Posted by psgels on 17 August 2006 with categories: The Animatrix



I’ve been taking a look at the shows which are to air during the Fall-Season, and I doubt that that will be an overall good season. Seriously, eight bishoujo-anime. Isn’t that getting a bit too much!? Apart from that, another majority of the shows seem to be either boring, or tasteless shounen stuff. That probably only leaves a few gems, which will probably be blogged. I’ll probably do a full preview of the fall-season at the August-Summary. In any case, most of the shows I’m blogging will be ending as the fall-season begins, which means more time to blog about some interesting anime which aired in the past. Not only Ayatsuri Sakon and Popolocrois, but also the interesting-sounding shows which I have yet to see and some more unknown gems. I’m also going to check out some of Studio 4°C. They’ve already proved that they can do awesome stuff by producing Mahou Shoujotai, and I’ve also noticed that they’ve got a certain unique art and animation style.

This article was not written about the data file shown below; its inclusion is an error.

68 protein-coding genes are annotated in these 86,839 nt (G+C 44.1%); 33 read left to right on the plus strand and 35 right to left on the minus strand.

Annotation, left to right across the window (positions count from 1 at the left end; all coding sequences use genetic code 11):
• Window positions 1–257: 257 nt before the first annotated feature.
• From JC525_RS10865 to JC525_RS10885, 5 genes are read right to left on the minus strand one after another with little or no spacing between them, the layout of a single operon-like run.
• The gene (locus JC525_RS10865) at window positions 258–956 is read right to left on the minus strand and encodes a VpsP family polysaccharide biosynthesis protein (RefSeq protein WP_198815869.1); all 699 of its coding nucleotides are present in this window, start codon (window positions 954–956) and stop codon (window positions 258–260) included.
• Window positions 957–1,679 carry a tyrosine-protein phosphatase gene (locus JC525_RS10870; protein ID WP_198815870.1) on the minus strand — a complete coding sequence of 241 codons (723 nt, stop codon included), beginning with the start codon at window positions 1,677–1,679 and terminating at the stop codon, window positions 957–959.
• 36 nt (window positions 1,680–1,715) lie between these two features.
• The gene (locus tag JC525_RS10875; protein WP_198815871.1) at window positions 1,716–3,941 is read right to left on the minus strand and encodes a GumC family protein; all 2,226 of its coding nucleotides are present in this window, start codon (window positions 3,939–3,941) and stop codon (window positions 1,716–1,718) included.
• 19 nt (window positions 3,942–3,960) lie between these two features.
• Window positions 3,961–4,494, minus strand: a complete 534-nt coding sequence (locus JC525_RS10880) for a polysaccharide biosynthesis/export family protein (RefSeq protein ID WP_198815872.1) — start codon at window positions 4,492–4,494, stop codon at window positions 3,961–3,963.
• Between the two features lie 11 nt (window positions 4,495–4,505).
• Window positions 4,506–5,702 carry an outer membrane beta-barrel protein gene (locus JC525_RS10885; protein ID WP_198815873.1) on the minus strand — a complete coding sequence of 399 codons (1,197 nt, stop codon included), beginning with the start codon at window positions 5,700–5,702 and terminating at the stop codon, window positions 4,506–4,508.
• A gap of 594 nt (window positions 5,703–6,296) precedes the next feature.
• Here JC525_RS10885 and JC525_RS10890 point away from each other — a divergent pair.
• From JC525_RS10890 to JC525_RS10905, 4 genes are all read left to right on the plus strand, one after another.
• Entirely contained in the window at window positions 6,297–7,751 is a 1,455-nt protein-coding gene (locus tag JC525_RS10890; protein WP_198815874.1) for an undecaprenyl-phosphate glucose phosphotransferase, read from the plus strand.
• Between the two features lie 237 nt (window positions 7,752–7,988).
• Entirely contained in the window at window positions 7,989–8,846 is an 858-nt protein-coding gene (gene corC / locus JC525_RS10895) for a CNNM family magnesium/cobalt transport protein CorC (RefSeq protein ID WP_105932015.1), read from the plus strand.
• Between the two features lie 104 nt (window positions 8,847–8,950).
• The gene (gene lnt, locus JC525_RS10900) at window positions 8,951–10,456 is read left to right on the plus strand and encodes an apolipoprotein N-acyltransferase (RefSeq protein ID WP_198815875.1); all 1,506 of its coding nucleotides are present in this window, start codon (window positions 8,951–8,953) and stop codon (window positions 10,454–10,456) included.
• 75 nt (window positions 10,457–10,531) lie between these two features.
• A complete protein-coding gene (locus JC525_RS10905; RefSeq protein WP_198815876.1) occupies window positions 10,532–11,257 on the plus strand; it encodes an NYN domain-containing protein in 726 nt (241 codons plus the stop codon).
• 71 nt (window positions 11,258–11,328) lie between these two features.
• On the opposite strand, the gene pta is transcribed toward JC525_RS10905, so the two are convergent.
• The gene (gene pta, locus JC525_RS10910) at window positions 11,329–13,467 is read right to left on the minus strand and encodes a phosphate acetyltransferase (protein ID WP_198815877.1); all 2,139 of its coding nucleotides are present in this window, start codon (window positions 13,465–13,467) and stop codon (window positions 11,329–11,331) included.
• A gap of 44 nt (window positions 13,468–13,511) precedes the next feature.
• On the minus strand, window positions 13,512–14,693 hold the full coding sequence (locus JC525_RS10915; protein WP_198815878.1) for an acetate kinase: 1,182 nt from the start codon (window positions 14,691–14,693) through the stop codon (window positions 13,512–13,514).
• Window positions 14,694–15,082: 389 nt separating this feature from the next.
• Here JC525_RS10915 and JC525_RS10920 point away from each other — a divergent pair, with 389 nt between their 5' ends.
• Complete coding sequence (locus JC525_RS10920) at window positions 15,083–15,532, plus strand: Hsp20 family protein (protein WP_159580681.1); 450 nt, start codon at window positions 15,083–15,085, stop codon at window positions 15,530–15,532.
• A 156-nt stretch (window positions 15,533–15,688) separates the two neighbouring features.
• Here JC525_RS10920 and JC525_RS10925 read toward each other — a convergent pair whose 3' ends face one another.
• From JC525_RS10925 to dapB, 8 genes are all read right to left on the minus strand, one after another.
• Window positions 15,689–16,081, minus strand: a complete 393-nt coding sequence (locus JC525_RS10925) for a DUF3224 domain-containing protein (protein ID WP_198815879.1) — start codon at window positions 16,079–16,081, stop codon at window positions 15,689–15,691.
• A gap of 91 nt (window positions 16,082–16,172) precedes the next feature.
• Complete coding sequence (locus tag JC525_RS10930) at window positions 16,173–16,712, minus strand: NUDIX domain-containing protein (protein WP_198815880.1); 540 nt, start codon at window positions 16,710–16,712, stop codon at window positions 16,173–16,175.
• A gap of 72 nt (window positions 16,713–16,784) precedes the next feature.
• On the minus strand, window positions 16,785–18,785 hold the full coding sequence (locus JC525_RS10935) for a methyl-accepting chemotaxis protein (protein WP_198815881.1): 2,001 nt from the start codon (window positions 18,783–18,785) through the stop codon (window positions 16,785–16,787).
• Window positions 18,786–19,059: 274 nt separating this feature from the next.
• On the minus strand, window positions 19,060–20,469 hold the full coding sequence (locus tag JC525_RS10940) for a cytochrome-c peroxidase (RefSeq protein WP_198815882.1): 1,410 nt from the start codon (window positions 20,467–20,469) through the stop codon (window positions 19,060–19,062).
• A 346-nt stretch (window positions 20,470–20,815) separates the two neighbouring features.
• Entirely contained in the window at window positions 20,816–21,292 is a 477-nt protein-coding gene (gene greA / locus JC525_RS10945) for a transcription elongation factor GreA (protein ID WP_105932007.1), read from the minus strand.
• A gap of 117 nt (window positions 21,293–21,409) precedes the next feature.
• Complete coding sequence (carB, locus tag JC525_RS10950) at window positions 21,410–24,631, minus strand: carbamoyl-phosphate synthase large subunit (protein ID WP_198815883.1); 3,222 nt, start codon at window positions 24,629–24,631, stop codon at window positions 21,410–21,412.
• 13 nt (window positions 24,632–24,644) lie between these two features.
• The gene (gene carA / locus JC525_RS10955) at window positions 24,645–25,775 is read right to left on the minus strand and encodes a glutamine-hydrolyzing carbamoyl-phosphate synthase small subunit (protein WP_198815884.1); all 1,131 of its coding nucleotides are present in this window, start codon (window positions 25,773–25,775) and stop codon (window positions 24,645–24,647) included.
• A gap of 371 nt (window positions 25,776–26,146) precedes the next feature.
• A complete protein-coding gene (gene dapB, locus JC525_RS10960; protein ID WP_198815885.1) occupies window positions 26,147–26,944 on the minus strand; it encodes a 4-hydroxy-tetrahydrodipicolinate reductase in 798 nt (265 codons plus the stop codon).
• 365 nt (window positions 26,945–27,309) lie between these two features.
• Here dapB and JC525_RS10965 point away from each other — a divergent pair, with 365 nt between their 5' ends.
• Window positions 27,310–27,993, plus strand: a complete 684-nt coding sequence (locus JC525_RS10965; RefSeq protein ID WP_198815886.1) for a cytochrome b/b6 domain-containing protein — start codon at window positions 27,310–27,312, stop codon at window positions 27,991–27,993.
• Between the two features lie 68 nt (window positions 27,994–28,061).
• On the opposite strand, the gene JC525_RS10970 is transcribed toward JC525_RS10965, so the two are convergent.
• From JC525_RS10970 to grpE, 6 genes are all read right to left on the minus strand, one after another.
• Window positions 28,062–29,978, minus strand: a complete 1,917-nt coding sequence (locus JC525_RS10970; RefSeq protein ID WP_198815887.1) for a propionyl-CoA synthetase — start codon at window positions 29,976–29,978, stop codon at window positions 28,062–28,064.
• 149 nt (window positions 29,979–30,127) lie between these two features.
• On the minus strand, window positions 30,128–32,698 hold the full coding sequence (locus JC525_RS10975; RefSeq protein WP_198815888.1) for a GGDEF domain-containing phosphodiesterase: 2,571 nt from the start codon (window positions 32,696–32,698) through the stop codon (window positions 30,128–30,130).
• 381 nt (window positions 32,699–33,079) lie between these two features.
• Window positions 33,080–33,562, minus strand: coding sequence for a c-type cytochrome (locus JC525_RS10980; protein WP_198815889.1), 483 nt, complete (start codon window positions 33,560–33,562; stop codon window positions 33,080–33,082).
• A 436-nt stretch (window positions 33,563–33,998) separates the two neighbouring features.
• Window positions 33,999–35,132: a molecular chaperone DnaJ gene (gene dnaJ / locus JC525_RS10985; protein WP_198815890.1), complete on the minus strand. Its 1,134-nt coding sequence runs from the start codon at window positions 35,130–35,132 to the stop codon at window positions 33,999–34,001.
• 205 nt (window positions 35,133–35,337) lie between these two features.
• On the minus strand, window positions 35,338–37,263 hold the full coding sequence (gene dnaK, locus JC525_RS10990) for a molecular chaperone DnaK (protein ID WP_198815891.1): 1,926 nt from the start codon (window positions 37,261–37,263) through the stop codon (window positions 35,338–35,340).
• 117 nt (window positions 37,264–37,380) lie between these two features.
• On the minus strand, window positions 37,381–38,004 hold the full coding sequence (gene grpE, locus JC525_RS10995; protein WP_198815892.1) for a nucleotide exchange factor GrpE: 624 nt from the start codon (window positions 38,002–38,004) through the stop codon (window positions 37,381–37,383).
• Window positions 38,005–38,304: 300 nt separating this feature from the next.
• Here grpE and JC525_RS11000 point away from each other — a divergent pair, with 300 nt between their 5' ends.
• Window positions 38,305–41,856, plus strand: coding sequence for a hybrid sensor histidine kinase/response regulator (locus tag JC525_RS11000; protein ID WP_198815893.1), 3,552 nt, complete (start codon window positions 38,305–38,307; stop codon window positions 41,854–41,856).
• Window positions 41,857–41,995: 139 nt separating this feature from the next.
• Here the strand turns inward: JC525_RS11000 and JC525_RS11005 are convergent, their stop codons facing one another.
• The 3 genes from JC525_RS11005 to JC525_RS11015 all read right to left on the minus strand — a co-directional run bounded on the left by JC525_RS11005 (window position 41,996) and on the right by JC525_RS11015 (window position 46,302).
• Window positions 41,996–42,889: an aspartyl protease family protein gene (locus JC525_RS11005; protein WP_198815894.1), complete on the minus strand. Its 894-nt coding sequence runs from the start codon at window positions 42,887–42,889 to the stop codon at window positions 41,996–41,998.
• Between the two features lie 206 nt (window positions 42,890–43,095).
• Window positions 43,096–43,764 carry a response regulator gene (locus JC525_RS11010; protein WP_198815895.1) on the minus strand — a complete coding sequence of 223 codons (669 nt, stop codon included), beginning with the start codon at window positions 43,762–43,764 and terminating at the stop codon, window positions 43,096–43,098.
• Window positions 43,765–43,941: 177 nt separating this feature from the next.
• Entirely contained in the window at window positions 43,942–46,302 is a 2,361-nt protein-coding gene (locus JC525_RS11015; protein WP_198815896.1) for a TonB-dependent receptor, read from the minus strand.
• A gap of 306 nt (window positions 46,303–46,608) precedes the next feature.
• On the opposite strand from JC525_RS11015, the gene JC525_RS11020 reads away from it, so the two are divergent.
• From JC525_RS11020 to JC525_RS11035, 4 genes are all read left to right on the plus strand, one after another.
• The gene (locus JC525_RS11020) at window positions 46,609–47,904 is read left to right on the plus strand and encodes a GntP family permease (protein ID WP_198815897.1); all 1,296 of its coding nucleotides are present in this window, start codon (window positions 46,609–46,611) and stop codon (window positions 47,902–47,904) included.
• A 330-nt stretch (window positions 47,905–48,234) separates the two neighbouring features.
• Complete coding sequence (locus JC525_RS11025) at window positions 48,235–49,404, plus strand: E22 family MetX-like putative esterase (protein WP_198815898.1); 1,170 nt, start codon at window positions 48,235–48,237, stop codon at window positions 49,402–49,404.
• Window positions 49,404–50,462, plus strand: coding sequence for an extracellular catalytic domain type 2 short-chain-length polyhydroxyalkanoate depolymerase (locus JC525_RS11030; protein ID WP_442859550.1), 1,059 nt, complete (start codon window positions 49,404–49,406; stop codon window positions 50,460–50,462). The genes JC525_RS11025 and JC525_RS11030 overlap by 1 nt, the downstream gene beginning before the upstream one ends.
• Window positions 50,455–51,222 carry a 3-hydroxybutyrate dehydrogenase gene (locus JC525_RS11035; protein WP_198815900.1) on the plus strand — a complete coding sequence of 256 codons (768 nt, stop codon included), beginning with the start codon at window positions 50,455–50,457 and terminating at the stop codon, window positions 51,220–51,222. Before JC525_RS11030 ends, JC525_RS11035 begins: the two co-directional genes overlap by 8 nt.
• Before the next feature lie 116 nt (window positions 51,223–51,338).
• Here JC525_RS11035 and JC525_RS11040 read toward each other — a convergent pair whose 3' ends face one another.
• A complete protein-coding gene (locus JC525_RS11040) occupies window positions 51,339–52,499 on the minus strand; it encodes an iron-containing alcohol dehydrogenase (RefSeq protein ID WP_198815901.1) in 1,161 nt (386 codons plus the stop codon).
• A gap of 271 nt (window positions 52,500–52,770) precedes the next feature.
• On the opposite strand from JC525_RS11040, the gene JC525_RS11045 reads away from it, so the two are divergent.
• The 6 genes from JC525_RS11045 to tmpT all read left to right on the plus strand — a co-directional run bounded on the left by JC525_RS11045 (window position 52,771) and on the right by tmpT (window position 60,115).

So I ran into the Animatrix. It’s a collection of nine short movies, regarding the Matrix. They’re all playing in the world of the Matrix. The interesting part is that it’s partially been written by american directors. Studio 4°C handled the animation, along with Madhouse and apart from that, several big names in the japanese anime-industry wrote/directed parts of it. I’ve only seen the first one of the Matrix-movies, but then again, it never stopped me from watching before. I also have no idea whether there’s any order at which you have to see the stories, so I decided to just randomly pick ones. The first is “Kid’s Story”.